Details on article
|Author||Poulos, R.G.; Marwood, S.; Harkin, D.; Opher, S.; Clift, S.; Cole, A.M.D.; Rhee, J.; Beilharz, K.; Poulos, C.J.
|Title||Arts on prescription for community‐dwelling older people with a range of health and wellness needs|
Poulos RG, Marwood S, Harkin D, Opher S, Clift S, Cole AMD et al. Arts on prescription for community-dwelling older people with a range of health and wellness needs. Health Soc Care Community. 2019;27(2):483–92.
|Keywords||ageing; art; community dwelling; community services for elder people; health; mental health
|Link to article|| https://doi.org/10.1111/hsc.12669
|Abstract||Published evidence for the role of participatory art in supporting health and well‐being is growing. The Arts on Prescription model is one vehicle by which participatory art can be delivered. Much of the focus of Arts on Prescription has been on the provision of creative activities for people with mental health needs. This Arts on Prescription program, however, targeted community‐dwelling older people with a wide range of health and wellness needs. Older people were referred to the program by their healthcare practitioner. Professional artists led courses in visual arts, photography, dance and movement, drama, singing, or music. Classes were held weekly for 8–10 weeks, with six to eight participants per class, and culminated with a showing of work or a performance. Program evaluation involved pre‐ and postcourse questionnaires, and focus groups and individual interviews. Evaluation data on 127 participants aged 65 years and older were available for analysis. We found that Arts on Prescription had a positive impact on participants. Quantitative findings revealed a statistically significant improvement in the Warwick–Edinburgh Mental Well‐being Scale (WEMWBS) as well as a statistically significant increase in the level of self‐reported creativity and frequency of creative activities. Qualitative findings indicated that the program provided challenging artistic activities which created a sense of purpose and direction, enabled personal growth and achievement, and empowered participants, in a setting which fostered the development of meaningful relationships with others. This evaluation adds to the evidence base in support of Arts on Prescription by expanding the application of the model to older people with a diverse range of health and wellness needs.
|Metodology||The AoP program was publicised within the two local communities through visits by program staff to health practitioners, local councils, libraries, community groups, and local hospitals. Eligible participants were aged 65 years or older. Courses were available in the visual arts, photography, dance and movement, drama, singing, and music. Classes were held weekly for 8–10 weeks, with six to eight participants per class. Professional artists were recruited through advertisements and were attended 2 days of training which highlighted the role of art in health, the health and wellness needs of older people, and ways of working with older people. At the commencement of each course, participants completed a precourse questionnaire which contained open‐ended questions, statements to respond to using Likert scales, and validated measures of mental well‐being and frailty. At the conclusion of each course, participants completed a questionnaire similar to the precourse questionnaire. Open‐ended responses asked participants to report the ways in which they had benefitted from the AoP program, and which aspects of the course they enjoyed the most and the least. Eight focus groups of participants (19 males, 29 females) and four individual interviews (two males and two females) were undertaken over the program period. Interviews were recorded and transcribed for analysis. Quantitative data analysis was undertaken using SPSS. Baseline and postprogram comparisons were made using the paired t test for paired numerical data and the McNemar test for paired categorical data; an independent samples t test was used to compare mean differences in WEMWBS scores for participants who attended more (three or four) compared to less (one or two) courses. Focus group and interview data were coded inductively by the first author (RP), using NVIVO 11. Initial codes were grouped into a number of themes, and extracts within the data which most typically illustrated each theme were selected and reviewed, with themes being refined as necessary.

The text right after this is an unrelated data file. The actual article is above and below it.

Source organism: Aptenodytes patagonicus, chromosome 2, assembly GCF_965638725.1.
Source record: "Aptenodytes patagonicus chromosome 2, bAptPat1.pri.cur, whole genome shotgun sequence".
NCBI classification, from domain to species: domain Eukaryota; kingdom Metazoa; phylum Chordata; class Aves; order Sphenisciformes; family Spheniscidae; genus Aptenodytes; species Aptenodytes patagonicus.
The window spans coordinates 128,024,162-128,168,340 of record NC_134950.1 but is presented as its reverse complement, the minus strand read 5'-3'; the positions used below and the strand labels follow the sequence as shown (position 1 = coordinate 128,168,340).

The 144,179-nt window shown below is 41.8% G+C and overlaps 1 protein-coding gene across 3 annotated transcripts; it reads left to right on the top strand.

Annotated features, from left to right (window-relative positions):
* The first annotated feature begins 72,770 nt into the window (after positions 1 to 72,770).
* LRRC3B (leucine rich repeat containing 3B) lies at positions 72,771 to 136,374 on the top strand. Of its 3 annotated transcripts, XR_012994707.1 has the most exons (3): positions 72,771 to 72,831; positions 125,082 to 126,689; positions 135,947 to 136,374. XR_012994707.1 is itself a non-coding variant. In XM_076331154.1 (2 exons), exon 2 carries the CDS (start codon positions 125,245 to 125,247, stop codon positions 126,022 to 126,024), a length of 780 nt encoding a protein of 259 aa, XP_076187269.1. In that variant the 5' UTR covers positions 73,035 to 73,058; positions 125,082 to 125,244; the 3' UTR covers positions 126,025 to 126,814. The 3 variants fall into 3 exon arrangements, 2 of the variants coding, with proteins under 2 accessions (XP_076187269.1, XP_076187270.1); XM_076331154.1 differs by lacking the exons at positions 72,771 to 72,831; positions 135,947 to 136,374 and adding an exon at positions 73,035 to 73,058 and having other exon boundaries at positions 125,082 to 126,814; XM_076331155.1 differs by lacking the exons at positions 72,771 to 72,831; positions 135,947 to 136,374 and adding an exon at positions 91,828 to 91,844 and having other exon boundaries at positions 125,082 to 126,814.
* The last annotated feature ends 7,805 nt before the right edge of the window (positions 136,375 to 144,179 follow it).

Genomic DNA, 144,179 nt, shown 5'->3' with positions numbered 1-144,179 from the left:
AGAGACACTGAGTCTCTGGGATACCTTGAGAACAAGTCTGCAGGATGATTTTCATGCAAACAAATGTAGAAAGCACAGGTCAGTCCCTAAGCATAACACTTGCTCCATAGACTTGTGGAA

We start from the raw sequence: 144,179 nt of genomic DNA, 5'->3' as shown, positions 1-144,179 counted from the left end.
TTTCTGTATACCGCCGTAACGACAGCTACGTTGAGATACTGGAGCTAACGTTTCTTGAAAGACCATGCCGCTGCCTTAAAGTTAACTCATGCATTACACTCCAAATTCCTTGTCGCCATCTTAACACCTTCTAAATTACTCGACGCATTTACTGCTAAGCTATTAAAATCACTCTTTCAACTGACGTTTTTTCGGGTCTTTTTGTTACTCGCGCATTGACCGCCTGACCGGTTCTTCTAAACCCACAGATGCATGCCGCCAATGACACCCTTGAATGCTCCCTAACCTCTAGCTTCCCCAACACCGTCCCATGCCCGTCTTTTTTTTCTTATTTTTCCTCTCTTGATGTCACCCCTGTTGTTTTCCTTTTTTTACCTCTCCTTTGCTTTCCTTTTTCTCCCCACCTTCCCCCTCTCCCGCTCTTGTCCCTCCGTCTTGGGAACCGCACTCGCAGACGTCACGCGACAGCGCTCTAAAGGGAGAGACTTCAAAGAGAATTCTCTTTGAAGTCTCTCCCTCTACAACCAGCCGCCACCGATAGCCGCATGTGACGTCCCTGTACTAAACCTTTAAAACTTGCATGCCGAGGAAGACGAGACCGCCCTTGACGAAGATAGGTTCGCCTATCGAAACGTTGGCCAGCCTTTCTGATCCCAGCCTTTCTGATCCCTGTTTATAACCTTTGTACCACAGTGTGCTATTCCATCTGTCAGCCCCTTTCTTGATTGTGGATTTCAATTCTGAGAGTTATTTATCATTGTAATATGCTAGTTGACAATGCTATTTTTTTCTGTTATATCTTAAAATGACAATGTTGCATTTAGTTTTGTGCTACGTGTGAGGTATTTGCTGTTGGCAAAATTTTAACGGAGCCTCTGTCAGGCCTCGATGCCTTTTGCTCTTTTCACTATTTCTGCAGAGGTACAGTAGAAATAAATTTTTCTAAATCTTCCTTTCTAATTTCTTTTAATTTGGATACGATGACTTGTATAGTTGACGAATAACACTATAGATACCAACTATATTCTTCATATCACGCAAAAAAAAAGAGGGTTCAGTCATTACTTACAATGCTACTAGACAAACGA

|Technique||questionnaire; focus group; interviews; t test; WEMWBS score; NVIVO|